Article 8 continues:
2. Citizens of the Union shall enjoy the rights conferred by this Treaty and shall be subject to the duties imposed thereby.
In a system based on the Rule of Law rights and duties are, for the most part, backed by judicial enforcement. The High Contracting Parties of the TEU, however, excluded as far as they could the jurisdiction of the Court from the Pillars 2 and, significantly, Pillar 3. On one view this means that no rights and duties are imposed on individuals outside the Community Pillar or, that whatever rights and duties were created, would not, in the intention of the States, be enforceable.
The impression of at least a measure of cynicism in this respect is suggested by the following. Article 8d provides a couple of the rights to be enjoyed by Union citizens.
Every citizen of the Union shall have the right to petition the European Parliament in accordance with Article 138d. Every citizen of the Union may apply to the Ombudsman established in accordance with Article 138e.
We already noted that the right of petition pre-dated the TEU. So it was just a matter of reassigning a name. But when we turn to the text of Articles 138d and 138e, we find that in the first place, the rights, even of petition and a complaint against maladministration, are restricted to matters
which comes within the Community's fields of activity
as if the citizen cannot be directly harmed by maladministration of, say, some aspects covered in Pillar 3, and, in the second place, that one could hardly qualify these two rights as specific citizens' right for, after all, appropriately, they belong not only to citizens, but, in the language of the provision itself, to
any natural or legal person residing or having its registered office in a Member State of the Community.
It is not that fundamental human rights, even basic political rights, cannot be part of the legal patrimony enjoyed by citizens in their capacity as human beings, but why then spell them out here as if they introduce something new or something peculiar to citizenship, when it transpires that part of their attractiveness is the fact that they are considered universal. One cannot escape the feeling that the drafters were desperately looking for some relatively easy, and non-consequential "ballast" for the ill defined and ill thought citizenship Chapter.
There is nothing easy or non consequential in another citizenship right -- the right to move freely within the Union. Article 8a provides in its first part that
Every citizen of the Union shall have the right to move and reside freely within the territory of the Member States
This would be significant in that it could reflect and constitute a sense of that much vaunted beloningness which is so prominent in current official thinking. But, apparently, the High Contracting Parties appreciated this consequentialness and thus we find the notorious sequel:
subject to the limitations and conditions laid down in this Treaty and by the measures adopted to give it effect.
The Treaty, at the time, limited that right to individuals not in their capacity as human being, let alone citizens, but in their capacity as factors of production, part of the four fundamental economic freedoms, important, but hardly the stuff of citizenship. We have already noted the terse and scathing judgment of the Commission as to the measures which were to give effect to this provision.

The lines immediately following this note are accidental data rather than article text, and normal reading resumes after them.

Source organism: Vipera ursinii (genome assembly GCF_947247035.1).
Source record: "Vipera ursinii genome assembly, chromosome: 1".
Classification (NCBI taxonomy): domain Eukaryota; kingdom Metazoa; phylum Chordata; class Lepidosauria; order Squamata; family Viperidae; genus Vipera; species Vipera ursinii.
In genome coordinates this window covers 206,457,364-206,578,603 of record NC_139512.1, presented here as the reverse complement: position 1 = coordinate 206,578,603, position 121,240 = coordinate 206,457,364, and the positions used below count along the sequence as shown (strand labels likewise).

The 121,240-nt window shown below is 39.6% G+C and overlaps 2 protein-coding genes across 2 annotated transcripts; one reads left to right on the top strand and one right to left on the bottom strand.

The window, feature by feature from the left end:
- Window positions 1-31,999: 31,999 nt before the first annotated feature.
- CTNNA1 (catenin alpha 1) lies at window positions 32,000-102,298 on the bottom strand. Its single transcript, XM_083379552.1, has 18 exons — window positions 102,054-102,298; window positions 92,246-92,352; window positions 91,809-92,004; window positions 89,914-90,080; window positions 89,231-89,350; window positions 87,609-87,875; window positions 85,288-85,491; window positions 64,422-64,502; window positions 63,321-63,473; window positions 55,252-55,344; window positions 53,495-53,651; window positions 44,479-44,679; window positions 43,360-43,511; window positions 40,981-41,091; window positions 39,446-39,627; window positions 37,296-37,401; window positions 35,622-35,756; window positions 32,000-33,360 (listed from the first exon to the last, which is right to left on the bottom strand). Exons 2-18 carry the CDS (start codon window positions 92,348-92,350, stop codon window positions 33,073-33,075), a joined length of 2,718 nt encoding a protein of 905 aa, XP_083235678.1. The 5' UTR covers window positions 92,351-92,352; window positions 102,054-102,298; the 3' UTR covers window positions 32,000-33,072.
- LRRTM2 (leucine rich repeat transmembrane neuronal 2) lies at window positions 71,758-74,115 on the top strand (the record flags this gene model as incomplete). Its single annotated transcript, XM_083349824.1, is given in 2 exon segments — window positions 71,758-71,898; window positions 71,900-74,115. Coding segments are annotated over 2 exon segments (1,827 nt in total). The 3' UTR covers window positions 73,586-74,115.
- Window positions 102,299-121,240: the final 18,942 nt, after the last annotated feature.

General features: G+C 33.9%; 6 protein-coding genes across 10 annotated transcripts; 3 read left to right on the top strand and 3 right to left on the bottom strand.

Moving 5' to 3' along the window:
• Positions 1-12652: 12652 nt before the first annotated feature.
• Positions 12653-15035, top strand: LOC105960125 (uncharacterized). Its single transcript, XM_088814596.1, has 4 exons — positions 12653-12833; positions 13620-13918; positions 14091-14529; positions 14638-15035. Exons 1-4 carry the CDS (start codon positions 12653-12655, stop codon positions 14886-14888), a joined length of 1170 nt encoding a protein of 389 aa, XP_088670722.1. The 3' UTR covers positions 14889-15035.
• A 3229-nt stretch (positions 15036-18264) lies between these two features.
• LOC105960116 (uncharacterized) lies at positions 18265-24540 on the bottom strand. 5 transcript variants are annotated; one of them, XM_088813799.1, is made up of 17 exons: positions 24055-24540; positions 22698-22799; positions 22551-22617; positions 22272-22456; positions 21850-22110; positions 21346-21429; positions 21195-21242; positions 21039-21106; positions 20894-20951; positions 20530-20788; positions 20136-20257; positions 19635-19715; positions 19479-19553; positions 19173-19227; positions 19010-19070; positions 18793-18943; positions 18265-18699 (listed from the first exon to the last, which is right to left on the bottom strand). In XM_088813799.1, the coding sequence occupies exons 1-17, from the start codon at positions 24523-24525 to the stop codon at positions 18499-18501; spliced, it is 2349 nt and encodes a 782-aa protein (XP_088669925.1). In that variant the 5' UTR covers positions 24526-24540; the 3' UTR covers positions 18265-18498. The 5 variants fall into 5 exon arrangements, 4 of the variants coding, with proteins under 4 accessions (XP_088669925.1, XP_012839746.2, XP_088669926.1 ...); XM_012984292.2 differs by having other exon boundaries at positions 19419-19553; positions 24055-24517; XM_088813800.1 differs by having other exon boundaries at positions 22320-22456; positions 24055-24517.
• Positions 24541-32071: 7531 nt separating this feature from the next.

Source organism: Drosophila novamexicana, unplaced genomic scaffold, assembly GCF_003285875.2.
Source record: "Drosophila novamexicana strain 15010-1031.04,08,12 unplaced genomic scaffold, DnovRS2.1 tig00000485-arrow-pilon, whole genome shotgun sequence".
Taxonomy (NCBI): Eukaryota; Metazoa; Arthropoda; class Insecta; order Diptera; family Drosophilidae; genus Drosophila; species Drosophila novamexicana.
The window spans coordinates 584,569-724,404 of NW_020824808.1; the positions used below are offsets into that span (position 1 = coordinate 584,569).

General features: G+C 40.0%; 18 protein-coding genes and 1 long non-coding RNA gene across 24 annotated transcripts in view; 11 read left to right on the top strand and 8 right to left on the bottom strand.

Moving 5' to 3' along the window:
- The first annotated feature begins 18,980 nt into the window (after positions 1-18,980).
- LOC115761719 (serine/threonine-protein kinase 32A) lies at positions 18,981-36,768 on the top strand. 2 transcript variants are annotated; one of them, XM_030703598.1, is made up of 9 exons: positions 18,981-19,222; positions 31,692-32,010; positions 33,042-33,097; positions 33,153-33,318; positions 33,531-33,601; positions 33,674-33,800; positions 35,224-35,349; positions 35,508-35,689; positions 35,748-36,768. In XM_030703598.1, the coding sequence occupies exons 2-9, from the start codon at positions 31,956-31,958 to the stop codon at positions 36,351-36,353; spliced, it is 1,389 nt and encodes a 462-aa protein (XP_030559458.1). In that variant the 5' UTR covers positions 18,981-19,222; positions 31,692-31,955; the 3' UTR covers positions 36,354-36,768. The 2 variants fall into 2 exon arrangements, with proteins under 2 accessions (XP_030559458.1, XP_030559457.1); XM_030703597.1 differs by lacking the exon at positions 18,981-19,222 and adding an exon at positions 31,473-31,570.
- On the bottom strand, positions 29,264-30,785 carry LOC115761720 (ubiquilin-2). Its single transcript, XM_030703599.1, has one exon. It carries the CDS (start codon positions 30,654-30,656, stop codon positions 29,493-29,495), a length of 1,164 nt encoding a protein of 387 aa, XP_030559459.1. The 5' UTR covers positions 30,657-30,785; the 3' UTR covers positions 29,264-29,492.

Much emphasis is placed, in both Commission and Council Reports on the evolutive nature of the concept as indicated in Article 8e. But here too one cannot avoid the uneasy feeling of a mealy mouthed commitment. Any such extension will require unanimity -- increasingly difficult in a Community of fifteen, the European Parliament -- on a matter of citizenship, note -- will only be consulted, and to cap it, the decision -- a mere recommendation -- will require constitutional ratification by the Member States. The prospects for deepening the notion of European citizenship could not be all that high.
The reason I favour the hypothesis of a cynical public relations exercise in construing the notion of Citizenship which the TEU supposedly established is that the alternative is even a worse hypothesis -- an unbelievably impoverished view of the very meaning of citizenship and its principal components. Can one credit that the hodgepodge of relatively trivial civic artifacts in Article 8 was believed by any serious official or statesman or stateswoman to capture what European citizenship should be about? A citizenship composed of -- the right to complain to an ombudsman or petition the relatively impotent European Parliament (provided the complaint concerns a matter "... which affects him, her or it directly") and with no guarantee of outcome; the right to consular help in foreign countries in which your own Member State has no representation as if reciprocal arrangements are not already in place as any seasoned traveler will know; and the right of non-residents to vote for the European Parliament or local authorities? Does not Article 8 look awfully like one of those Carnets of "free attractions" some tourist authorities distribute to visitors to make them feel welcome and which you accept in the knowledge that the coupons are free because the attractions are not attractive? Article 8a-8d are all important in their own little way but so marginal and remote from the core of citizenship. The only significant measure, free movement and the right to residence, a measure which could connote a double sense of belonging, turned out to be a chimera. And the promise of future developments, contingent on such procedural difficulties as to make it illusory.